Network File System

Network File System (NFS) is a protocol to access storage on a network that emulates accessing storage in a local file system. CML requires an NFS server for storing project files and folders, and the NFS export must be configured before you provision the first CML workspace in the cluster.

There are many different products or packages that can create an NFS in your private network. A Kubernetes cluster can host an internal NFS server, or an external NFS server can be installed on another cluster that is accessible by the private cloud cluster nodes. NFS storage is used only for storing project files and folders, and not for any other CML data, such as PostgreSQL database or livelog files.

CML does not support shared volumes, such as Portworx shared volumes, for storing project files. A read-write-once (RWO) persistent volume must be allocated to the internal NFS server (for example, NFS server provisioner) as the persistence layer. The NFS server uses the volume to dynamically provision read-write-many (RWX) NFS volumes for the CML clients.

NFS Options for Private Cloud

The recommended approach is an internal NFS server which is deployed into the cluster. Solutions include NFS over Ceph or Portworx using NFS Server Provisioner (NFS Ganesha). The storage space for each workspace is transparently managed by the internal NFS server.

An alternative is to use an NFS server that is external to the cluster, such as a NetApp Filer appliance. In this case, you must manually create a directory for each workspace.

The NFS server must be configured before deploying the first CML workspace in the cluster. One important limitation is that CML does not support using shared volumes for storing project files. A read-write-once (RWO) persistent volume must be allocated to the internal NFS server (e.g., NFS server provisioner) as the persistence layer. The NFS server uses the volume to dynamically provision read-write-many (RWX) NFS volumes for the CML clients.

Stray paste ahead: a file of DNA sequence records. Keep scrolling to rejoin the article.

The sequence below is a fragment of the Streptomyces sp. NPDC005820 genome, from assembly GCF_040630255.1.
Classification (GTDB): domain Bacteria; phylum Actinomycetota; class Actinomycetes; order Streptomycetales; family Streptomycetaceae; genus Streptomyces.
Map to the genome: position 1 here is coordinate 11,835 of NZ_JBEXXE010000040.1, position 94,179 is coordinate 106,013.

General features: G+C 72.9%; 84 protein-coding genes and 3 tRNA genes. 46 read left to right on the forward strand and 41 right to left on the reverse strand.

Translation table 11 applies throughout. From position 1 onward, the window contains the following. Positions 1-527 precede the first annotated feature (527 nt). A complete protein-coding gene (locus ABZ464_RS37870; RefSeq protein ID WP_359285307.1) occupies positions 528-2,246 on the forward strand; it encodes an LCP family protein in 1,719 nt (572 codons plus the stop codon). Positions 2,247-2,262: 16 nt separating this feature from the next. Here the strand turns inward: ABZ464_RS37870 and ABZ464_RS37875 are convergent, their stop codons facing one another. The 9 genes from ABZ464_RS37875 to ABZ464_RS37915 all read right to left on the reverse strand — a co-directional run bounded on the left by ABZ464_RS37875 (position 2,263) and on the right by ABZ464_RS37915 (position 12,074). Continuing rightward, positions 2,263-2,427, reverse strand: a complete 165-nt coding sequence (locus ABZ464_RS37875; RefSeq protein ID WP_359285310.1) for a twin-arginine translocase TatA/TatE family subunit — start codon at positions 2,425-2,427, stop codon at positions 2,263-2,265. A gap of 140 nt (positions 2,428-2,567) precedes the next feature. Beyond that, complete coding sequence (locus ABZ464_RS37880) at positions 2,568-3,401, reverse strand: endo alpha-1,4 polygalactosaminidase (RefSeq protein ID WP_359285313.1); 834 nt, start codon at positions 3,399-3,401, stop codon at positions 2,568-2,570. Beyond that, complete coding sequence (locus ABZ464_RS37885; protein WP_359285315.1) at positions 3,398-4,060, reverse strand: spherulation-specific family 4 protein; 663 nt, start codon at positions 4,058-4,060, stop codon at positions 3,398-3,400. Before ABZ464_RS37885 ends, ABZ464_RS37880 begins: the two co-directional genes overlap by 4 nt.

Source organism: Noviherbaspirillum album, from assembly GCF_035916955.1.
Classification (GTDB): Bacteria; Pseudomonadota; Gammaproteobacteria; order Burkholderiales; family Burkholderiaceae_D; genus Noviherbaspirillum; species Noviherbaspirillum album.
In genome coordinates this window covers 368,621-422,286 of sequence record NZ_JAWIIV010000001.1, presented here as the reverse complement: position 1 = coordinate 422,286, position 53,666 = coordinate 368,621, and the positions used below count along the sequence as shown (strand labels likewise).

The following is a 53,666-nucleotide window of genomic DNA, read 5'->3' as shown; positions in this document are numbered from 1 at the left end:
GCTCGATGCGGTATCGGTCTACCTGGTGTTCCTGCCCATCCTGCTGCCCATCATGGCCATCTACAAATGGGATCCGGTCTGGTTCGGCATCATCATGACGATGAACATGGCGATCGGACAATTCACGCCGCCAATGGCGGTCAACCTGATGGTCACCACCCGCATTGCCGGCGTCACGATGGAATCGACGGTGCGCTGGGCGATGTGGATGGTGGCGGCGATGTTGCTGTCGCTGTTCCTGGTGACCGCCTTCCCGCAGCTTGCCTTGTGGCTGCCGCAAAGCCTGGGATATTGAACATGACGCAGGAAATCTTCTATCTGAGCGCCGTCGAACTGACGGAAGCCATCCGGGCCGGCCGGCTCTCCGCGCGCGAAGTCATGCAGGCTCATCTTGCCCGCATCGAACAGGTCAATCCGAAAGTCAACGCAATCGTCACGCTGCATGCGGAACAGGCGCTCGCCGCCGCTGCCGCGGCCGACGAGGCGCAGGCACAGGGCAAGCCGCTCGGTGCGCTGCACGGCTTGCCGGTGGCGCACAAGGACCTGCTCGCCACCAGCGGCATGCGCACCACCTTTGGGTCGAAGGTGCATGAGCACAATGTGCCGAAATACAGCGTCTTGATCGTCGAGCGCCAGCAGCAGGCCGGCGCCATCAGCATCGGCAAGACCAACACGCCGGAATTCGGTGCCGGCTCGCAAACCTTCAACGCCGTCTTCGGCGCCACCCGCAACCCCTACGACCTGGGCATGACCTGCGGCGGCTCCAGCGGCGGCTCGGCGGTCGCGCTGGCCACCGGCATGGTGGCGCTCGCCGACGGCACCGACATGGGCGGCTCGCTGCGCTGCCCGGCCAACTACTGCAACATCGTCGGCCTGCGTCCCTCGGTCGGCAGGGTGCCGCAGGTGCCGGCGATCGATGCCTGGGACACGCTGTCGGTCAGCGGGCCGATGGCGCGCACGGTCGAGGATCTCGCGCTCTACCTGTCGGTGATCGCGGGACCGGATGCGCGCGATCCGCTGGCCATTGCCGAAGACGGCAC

Deploying NFS Server Provisioner on Rook Ceph

As an example, you can deploy the NFS Server Provisioner using the Helm chart provided here.

  • For the nfs storage class, set “allowVolumeExpansion=true”
  • For the underlying persistent volume, specify a size of 1 TiB.
  • On the block storage system class, rook-ceph-block in this case, set allowVolumeExpansion=true
  • Download two yaml files here: nfs-server-provisioner.yml and nfs-scc.yml.
  1. Install Path 1: Installing using the oc command and yaml files:

    1. If you do not have Tillerless Helm v2 set up, then you can simply apply the nfs-server-provisioner.yml file as follows: $ oc create -f nfs-server-provisioner.yml -n cml-nfs

  2. Install Path 2: Installing using the oc command and Tillerless Helm v2:

    $ oc delete scc nfs-scc
           $ oc delete clusterrole cml-nfs-nfs-server-provisioner 
           $ oc delete clusterrolebinding cml-nfs-nfs-server-provisioner 
           $ oc delete namespace cml-nfs
           
           $ helm tiller run cml-nfs -- helm delete cml-nfs --purge
           $ oc delete scc nfs-scc securitycontextconstraints.security.openshift.io "nfs-scc" deleted
          

Using an External NFS Server

As an alternative, you can install an NFS server that is external to the cluster. This is not the recommended approach.